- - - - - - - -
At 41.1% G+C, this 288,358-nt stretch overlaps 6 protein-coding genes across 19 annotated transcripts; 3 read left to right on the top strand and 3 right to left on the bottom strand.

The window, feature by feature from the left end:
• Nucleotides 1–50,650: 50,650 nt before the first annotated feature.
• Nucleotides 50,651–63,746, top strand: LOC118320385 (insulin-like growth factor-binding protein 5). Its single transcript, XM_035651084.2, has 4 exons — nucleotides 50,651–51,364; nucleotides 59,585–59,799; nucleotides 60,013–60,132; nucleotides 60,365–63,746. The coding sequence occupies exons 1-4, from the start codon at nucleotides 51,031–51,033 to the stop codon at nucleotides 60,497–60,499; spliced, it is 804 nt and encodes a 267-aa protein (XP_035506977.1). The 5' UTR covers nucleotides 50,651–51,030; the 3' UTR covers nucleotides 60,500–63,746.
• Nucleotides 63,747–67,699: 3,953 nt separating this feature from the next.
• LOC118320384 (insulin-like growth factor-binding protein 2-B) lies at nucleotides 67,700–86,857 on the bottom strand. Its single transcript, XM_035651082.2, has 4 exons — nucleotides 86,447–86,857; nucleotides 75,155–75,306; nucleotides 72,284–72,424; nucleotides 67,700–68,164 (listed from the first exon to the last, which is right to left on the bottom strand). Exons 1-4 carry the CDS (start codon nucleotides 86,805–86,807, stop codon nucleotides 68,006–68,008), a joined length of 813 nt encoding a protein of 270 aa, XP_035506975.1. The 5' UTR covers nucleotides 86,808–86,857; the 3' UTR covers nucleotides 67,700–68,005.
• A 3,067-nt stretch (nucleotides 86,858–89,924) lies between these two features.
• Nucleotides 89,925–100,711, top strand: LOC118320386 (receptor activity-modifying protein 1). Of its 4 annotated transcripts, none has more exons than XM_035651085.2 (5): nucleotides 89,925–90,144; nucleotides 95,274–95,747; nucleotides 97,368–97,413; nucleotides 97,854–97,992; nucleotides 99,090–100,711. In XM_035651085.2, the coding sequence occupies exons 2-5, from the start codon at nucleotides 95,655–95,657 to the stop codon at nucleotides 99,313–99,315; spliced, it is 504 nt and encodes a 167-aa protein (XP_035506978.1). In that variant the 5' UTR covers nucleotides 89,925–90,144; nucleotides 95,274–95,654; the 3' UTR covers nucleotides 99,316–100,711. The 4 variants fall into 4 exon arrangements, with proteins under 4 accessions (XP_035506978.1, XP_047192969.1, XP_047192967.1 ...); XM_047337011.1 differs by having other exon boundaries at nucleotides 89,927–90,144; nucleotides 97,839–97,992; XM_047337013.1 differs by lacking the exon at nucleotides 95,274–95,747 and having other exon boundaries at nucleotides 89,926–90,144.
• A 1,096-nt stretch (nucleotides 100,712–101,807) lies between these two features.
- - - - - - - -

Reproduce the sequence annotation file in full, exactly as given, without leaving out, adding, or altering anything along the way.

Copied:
At 41.1% G+C, this 288,358-nt stretch overlaps 6 protein-coding genes across 19 annotated transcripts; 3 read left to right on the top strand and 3 right to left on the bottom strand.

The window, feature by feature from the left end:
• Nucleotides 1–50,650: 50,650 nt before the first annotated feature.
• Nucleotides 50,651–63,746, top strand: LOC118320385 (insulin-like growth factor-binding protein 5). Its single transcript, XM_035651084.2, has 4 exons — nucleotides 50,651–51,364; nucleotides 59,585–59,799; nucleotides 60,013–60,132; nucleotides 60,365–63,746. The coding sequence occupies exons 1-4, from the start codon at nucleotides 51,031–51,033 to the stop codon at nucleotides 60,497–60,499; spliced, it is 804 nt and encodes a 267-aa protein (XP_035506977.1). The 5' UTR covers nucleotides 50,651–51,030; the 3' UTR covers nucleotides 60,500–63,746.
• Nucleotides 63,747–67,699: 3,953 nt separating this feature from the next.
• LOC118320384 (insulin-like growth factor-binding protein 2-B) lies at nucleotides 67,700–86,857 on the bottom strand. Its single transcript, XM_035651082.2, has 4 exons — nucleotides 86,447–86,857; nucleotides 75,155–75,306; nucleotides 72,284–72,424; nucleotides 67,700–68,164 (listed from the first exon to the last, which is right to left on the bottom strand). Exons 1-4 carry the CDS (start codon nucleotides 86,805–86,807, stop codon nucleotides 68,006–68,008), a joined length of 813 nt encoding a protein of 270 aa, XP_035506975.1. The 5' UTR covers nucleotides 86,808–86,857; the 3' UTR covers nucleotides 67,700–68,005.
• A 3,067-nt stretch (nucleotides 86,858–89,924) lies between these two features.
• Nucleotides 89,925–100,711, top strand: LOC118320386 (receptor activity-modifying protein 1). Of its 4 annotated transcripts, none has more exons than XM_035651085.2 (5): nucleotides 89,925–90,144; nucleotides 95,274–95,747; nucleotides 97,368–97,413; nucleotides 97,854–97,992; nucleotides 99,090–100,711. In XM_035651085.2, the coding sequence occupies exons 2-5, from the start codon at nucleotides 95,655–95,657 to the stop codon at nucleotides 99,313–99,315; spliced, it is 504 nt and encodes a 167-aa protein (XP_035506978.1). In that variant the 5' UTR covers nucleotides 89,925–90,144; nucleotides 95,274–95,654; the 3' UTR covers nucleotides 99,316–100,711. The 4 variants fall into 4 exon arrangements, with proteins under 4 accessions (XP_035506978.1, XP_047192969.1, XP_047192967.1 ...); XM_047337011.1 differs by having other exon boundaries at nucleotides 89,927–90,144; nucleotides 97,839–97,992; XM_047337013.1 differs by lacking the exon at nucleotides 95,274–95,747 and having other exon boundaries at nucleotides 89,926–90,144.
• A 1,096-nt stretch (nucleotides 100,712–101,807) lies between these two features.